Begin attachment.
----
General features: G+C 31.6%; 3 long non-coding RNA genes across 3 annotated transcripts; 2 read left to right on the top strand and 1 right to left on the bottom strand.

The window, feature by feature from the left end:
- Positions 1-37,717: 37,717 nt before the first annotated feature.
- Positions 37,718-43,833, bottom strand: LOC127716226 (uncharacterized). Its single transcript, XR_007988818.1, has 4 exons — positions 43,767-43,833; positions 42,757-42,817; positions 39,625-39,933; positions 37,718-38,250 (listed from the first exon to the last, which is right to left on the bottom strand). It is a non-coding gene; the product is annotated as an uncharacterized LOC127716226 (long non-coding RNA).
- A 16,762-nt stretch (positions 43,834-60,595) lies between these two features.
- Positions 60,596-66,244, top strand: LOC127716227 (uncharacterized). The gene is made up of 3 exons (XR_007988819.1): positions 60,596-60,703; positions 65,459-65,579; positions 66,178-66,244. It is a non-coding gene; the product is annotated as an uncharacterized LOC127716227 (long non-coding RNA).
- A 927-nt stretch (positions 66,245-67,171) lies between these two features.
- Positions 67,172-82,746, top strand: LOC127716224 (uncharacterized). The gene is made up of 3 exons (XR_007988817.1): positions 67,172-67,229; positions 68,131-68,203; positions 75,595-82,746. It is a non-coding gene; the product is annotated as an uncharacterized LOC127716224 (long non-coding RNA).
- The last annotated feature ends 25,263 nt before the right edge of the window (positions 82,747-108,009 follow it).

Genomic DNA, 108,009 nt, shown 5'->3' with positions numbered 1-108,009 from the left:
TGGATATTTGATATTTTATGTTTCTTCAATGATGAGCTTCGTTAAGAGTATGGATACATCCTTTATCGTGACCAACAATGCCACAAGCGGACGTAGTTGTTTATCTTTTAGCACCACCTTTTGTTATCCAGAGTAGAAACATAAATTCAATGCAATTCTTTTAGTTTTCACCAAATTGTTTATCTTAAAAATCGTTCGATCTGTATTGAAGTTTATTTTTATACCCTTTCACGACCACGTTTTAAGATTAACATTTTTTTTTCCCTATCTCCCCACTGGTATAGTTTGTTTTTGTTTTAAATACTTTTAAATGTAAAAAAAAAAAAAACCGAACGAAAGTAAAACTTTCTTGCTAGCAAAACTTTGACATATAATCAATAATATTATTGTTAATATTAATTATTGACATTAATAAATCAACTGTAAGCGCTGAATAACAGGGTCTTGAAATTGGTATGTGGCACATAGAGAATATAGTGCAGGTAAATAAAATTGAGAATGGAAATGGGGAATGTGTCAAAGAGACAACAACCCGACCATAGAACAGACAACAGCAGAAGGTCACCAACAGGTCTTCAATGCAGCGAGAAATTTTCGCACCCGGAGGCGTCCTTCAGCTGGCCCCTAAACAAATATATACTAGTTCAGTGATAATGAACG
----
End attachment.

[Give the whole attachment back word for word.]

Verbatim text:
General features: G+C 31.6%; 3 long non-coding RNA genes across 3 annotated transcripts; 2 read left to right on the top strand and 1 right to left on the bottom strand.

The window, feature by feature from the left end:
- Positions 1-37,717: 37,717 nt before the first annotated feature.
- Positions 37,718-43,833, bottom strand: LOC127716226 (uncharacterized). Its single transcript, XR_007988818.1, has 4 exons — positions 43,767-43,833; positions 42,757-42,817; positions 39,625-39,933; positions 37,718-38,250 (listed from the first exon to the last, which is right to left on the bottom strand). It is a non-coding gene; the product is annotated as an uncharacterized LOC127716226 (long non-coding RNA).
- A 16,762-nt stretch (positions 43,834-60,595) lies between these two features.
- Positions 60,596-66,244, top strand: LOC127716227 (uncharacterized). The gene is made up of 3 exons (XR_007988819.1): positions 60,596-60,703; positions 65,459-65,579; positions 66,178-66,244. It is a non-coding gene; the product is annotated as an uncharacterized LOC127716227 (long non-coding RNA).
- A 927-nt stretch (positions 66,245-67,171) lies between these two features.
- Positions 67,172-82,746, top strand: LOC127716224 (uncharacterized). The gene is made up of 3 exons (XR_007988817.1): positions 67,172-67,229; positions 68,131-68,203; positions 75,595-82,746. It is a non-coding gene; the product is annotated as an uncharacterized LOC127716224 (long non-coding RNA).
- The last annotated feature ends 25,263 nt before the right edge of the window (positions 82,747-108,009 follow it).

Genomic DNA, 108,009 nt, shown 5'->3' with positions numbered 1-108,009 from the left:
TGGATATTTGATATTTTATGTTTCTTCAATGATGAGCTTCGTTAAGAGTATGGATACATCCTTTATCGTGACCAACAATGCCACAAGCGGACGTAGTTGTTTATCTTTTAGCACCACCTTTTGTTATCCAGAGTAGAAACATAAATTCAATGCAATTCTTTTAGTTTTCACCAAATTGTTTATCTTAAAAATCGTTCGATCTGTATTGAAGTTTATTTTTATACCCTTTCACGACCACGTTTTAAGATTAACATTTTTTTTTCCCTATCTCCCCACTGGTATAGTTTGTTTTTGTTTTAAATACTTTTAAATGTAAAAAAAAAAAAAACCGAACGAAAGTAAAACTTTCTTGCTAGCAAAACTTTGACATATAATCAATAATATTATTGTTAATATTAATTATTGACATTAATAAATCAACTGTAAGCGCTGAATAACAGGGTCTTGAAATTGGTATGTGGCACATAGAGAATATAGTGCAGGTAAATAAAATTGAGAATGGAAATGGGGAATGTGTCAAAGAGACAACAACCCGACCATAGAACAGACAACAGCAGAAGGTCACCAACAGGTCTTCAATGCAGCGAGAAATTTTCGCACCCGGAGGCGTCCTTCAGCTGGCCCCTAAACAAATATATACTAGTTCAGTGATAATGAACG